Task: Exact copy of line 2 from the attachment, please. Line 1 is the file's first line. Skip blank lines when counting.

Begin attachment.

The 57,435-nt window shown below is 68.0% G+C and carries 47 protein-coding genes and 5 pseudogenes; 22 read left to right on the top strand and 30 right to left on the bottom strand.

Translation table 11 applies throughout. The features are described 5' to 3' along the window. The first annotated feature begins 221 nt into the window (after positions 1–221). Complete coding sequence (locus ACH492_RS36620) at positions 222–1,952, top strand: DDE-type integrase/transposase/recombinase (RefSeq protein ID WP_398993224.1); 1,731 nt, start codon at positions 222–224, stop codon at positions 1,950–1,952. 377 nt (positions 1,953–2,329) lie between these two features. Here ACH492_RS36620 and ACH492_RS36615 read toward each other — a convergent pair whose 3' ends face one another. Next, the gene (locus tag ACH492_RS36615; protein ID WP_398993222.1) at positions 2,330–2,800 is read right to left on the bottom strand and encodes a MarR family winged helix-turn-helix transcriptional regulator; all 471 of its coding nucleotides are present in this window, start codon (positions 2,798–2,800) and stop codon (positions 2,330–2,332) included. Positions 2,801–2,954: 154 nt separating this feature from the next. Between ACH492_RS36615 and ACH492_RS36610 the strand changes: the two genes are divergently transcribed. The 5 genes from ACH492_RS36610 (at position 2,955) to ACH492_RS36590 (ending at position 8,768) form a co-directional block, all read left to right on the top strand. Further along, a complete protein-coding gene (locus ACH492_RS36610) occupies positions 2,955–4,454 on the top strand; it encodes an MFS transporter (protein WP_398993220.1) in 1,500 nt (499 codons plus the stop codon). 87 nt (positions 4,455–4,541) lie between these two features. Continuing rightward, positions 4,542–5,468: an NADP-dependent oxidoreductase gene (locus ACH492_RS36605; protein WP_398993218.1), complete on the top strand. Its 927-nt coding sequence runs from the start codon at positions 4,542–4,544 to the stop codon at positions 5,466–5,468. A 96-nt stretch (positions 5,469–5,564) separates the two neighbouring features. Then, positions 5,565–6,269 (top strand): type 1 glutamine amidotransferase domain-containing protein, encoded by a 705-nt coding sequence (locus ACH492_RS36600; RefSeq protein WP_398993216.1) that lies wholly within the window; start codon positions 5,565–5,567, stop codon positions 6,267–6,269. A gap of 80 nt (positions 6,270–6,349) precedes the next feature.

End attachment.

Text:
Translation table 11 applies throughout. The features are described 5' to 3' along the window. The first annotated feature begins 221 nt into the window (after positions 1–221). Complete coding sequence (locus ACH492_RS36620) at positions 222–1,952, top strand: DDE-type integrase/transposase/recombinase (RefSeq protein ID WP_398993224.1); 1,731 nt, start codon at positions 222–224, stop codon at positions 1,950–1,952. 377 nt (positions 1,953–2,329) lie between these two features. Here ACH492_RS36620 and ACH492_RS36615 read toward each other — a convergent pair whose 3' ends face one another. Next, the gene (locus tag ACH492_RS36615; protein ID WP_398993222.1) at positions 2,330–2,800 is read right to left on the bottom strand and encodes a MarR family winged helix-turn-helix transcriptional regulator; all 471 of its coding nucleotides are present in this window, start codon (positions 2,798–2,800) and stop codon (positions 2,330–2,332) included. Positions 2,801–2,954: 154 nt separating this feature from the next. Between ACH492_RS36615 and ACH492_RS36610 the strand changes: the two genes are divergently transcribed. The 5 genes from ACH492_RS36610 (at position 2,955) to ACH492_RS36590 (ending at position 8,768) form a co-directional block, all read left to right on the top strand. Further along, a complete protein-coding gene (locus ACH492_RS36610) occupies positions 2,955–4,454 on the top strand; it encodes an MFS transporter (protein WP_398993220.1) in 1,500 nt (499 codons plus the stop codon). 87 nt (positions 4,455–4,541) lie between these two features. Continuing rightward, positions 4,542–5,468: an NADP-dependent oxidoreductase gene (locus ACH492_RS36605; protein WP_398993218.1), complete on the top strand. Its 927-nt coding sequence runs from the start codon at positions 4,542–4,544 to the stop codon at positions 5,466–5,468. A 96-nt stretch (positions 5,469–5,564) separates the two neighbouring features. Then, positions 5,565–6,269 (top strand): type 1 glutamine amidotransferase domain-containing protein, encoded by a 705-nt coding sequence (locus ACH492_RS36600; RefSeq protein WP_398993216.1) that lies wholly within the window; start codon positions 5,565–5,567, stop codon positions 6,267–6,269. A gap of 80 nt (positions 6,270–6,349) precedes the next feature.